As I said to my very generous donor this morning, I am aware there are many great people and causes that could have used his incredible donation. I am beyond amazed that he chose me and completely gobsmacked by the words used to deliver his donation.

Especially in light of the fact we've never officially met (which is a story for another day, perhaps.)

I continue to be quite beside myself when I re-read the beautifully-articulated reasoning behind this donation. And all of the others for that matter. I wouldn't dare place a value on the incredible emotional impact these will have when I'm half way around the planet and homesick as hell. I'll be curling up with your words as I'm writing my own.

And I'll be forever thankful.

OK. It's 12:49 and I have to try and sleep a bit before my hour+ morning drive to watch the girlie and her pals kick around the soccer ball. I'm not even going to reread this tonight for editing before posting, so please forgive me grammar gods and punctuation princes.

And hey. Jerk birds. I'll take that 6:00 wake up call.

Monday, February 10, 2014

Since you asked...

A barely sun-kissed Saturday morning and I already have one kid's hoop win on the books, taken in from the top row behind an extra large pumpkin coffee, cream only. The other kid rainbow-loomed her way through four quarters and into another bracelet to tourniquet her wrist while I cheered (embarrassed the daughter) and thumb-wrestled with a few dreadlocks that showed up on my head sometime in the middle of the night, defeating all attempts to brush them out before game time.

After finger combing them out into a rage, I look like Questlove.

Anyway, I'm overdue to tap out an update and since I've got this tiny window between the girlie's sleepover and afternoon all-star practice, I thought I would use the time to answer a few questions I've been asked since I was offered the chance to participate in The Daily Love's Writers Mastermind retreat in November. I've had some of the most interesting, odd, heart-wrenching, mind-blowing, pass-the-Kleenex conversations since being selected for this opportunity just a few weeks before Thanksgiving. I look forward to these conversations because no matter which side of the fence y'all sit on (and trust me, there are plenty of people who have expressed dismay, concern and eyebrow-raised wise-assery about this opportunity), I am supreme-priced fueled by both my supporters and my naysayers alike. Continue to ask away.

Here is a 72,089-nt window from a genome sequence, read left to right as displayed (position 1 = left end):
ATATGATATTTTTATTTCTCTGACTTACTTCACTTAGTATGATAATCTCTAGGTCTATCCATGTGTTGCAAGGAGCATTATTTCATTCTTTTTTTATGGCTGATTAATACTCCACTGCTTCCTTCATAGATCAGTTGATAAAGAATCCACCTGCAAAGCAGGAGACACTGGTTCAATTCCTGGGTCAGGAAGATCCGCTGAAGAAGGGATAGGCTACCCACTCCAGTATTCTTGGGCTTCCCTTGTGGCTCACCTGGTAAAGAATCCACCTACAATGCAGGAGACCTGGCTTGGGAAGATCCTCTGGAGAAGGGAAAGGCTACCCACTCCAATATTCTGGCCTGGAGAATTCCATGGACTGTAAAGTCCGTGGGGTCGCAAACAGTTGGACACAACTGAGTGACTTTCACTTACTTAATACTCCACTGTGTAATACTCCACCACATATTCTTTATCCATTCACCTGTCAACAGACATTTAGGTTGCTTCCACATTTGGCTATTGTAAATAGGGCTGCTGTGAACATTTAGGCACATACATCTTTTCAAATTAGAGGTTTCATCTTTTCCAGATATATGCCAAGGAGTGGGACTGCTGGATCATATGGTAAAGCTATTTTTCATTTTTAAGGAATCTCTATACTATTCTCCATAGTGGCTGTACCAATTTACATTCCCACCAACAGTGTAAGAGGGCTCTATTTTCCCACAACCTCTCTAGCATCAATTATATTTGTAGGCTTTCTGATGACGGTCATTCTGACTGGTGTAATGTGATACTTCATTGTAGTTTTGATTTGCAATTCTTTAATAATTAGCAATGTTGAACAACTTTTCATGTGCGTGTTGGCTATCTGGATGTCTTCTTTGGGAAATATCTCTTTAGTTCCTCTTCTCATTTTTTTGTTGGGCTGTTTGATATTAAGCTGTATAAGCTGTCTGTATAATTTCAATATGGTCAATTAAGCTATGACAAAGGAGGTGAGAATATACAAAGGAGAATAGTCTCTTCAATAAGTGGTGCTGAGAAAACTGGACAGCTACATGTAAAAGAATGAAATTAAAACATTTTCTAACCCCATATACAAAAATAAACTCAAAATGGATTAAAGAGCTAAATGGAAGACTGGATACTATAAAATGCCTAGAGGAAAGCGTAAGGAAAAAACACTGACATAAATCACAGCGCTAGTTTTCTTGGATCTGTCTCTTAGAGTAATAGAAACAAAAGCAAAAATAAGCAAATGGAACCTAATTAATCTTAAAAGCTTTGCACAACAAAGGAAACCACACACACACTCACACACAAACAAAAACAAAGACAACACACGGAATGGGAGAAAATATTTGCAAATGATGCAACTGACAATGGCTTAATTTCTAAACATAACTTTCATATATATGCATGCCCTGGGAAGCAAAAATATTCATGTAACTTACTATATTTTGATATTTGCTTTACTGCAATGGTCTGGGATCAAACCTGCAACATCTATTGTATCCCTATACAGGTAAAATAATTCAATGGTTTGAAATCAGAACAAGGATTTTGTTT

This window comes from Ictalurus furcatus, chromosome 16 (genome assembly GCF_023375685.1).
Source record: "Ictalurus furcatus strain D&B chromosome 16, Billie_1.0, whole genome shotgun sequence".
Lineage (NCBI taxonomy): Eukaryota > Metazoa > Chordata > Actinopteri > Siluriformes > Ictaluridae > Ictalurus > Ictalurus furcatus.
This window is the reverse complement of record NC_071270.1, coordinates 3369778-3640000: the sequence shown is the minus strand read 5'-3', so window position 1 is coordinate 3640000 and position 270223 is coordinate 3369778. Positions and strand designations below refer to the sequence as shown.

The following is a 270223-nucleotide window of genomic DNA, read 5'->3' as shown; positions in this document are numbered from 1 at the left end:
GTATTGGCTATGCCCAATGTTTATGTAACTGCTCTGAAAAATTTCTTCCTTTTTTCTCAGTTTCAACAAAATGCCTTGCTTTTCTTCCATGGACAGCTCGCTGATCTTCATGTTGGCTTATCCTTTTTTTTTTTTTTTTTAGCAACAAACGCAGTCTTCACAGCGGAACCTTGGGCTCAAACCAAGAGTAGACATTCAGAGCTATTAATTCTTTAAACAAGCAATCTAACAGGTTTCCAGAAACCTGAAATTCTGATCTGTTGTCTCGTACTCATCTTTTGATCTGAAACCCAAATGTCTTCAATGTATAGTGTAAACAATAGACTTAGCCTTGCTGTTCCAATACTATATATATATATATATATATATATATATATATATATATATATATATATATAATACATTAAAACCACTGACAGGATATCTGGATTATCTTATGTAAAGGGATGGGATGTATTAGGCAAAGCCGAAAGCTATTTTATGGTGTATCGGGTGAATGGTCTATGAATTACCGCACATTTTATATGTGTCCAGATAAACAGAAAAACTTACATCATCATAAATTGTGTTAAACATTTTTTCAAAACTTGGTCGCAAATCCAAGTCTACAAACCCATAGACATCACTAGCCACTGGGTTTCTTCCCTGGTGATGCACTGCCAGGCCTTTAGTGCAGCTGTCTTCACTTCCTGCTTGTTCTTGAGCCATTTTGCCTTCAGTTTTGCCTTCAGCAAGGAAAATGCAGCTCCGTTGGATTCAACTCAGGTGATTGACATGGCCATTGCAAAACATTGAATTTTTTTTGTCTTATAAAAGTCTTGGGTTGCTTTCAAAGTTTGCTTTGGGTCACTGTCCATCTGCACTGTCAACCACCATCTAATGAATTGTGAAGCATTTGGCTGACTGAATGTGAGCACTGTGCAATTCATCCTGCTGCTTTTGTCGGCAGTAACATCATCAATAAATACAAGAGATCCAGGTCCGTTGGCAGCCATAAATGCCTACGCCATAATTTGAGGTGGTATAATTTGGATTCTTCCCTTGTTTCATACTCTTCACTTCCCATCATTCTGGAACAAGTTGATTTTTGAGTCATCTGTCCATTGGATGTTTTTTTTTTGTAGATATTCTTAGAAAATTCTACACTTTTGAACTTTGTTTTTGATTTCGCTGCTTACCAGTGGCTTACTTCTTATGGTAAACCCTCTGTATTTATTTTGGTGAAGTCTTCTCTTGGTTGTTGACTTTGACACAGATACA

Here are some answers to the more frequent, entertaining things I've been asked so far. Please feel free to add any additional questions and thought via email, Facebook, or in the comments below. I'm eager to ponder, answer, or get into the ring with you Lucha Libre-style.

1. "Crowdsourcing? Why?"

This question often has an additional question or comment attached:

"Don't you have a credit card?"
A shrunken apple-faced "I'm not a fan of crowdsourcing campaigns."
"Can you take out a loan?"
"What is the timeline for your campaign?"
"Do you have to earn all of your goal to keep the money you've already raised?"
"How much is GoFundMe making off your campaign?"

The quick answers, in order, are:

...because I need financial help and I want to keep it organized and legal., I don't own a credit card. Collateral damage from the divorce.
...I'm sorry you don't like crowdsourcing campaigns. It's OK. You can unpinch your face now. In the words of the late, great Leslie Nielson, "Move along. Nothing to see here."
...I am looking into loans, but right now, the outlook isn't as favorable as I would like it to be. (Please see divorce collateral damage comment above for details.) campaign doesn't have an *official* timeline, but I need to raise almost $1,800.00 a month to make my room/board/tuition payments from now until May (my last payment's due date.), I don't have to raise my entire goal in order to keep my donations. GoFundMe allows me to set a goal, but I get to keep everything raised since I didn't choose to do an "all-or-nothing" campaign.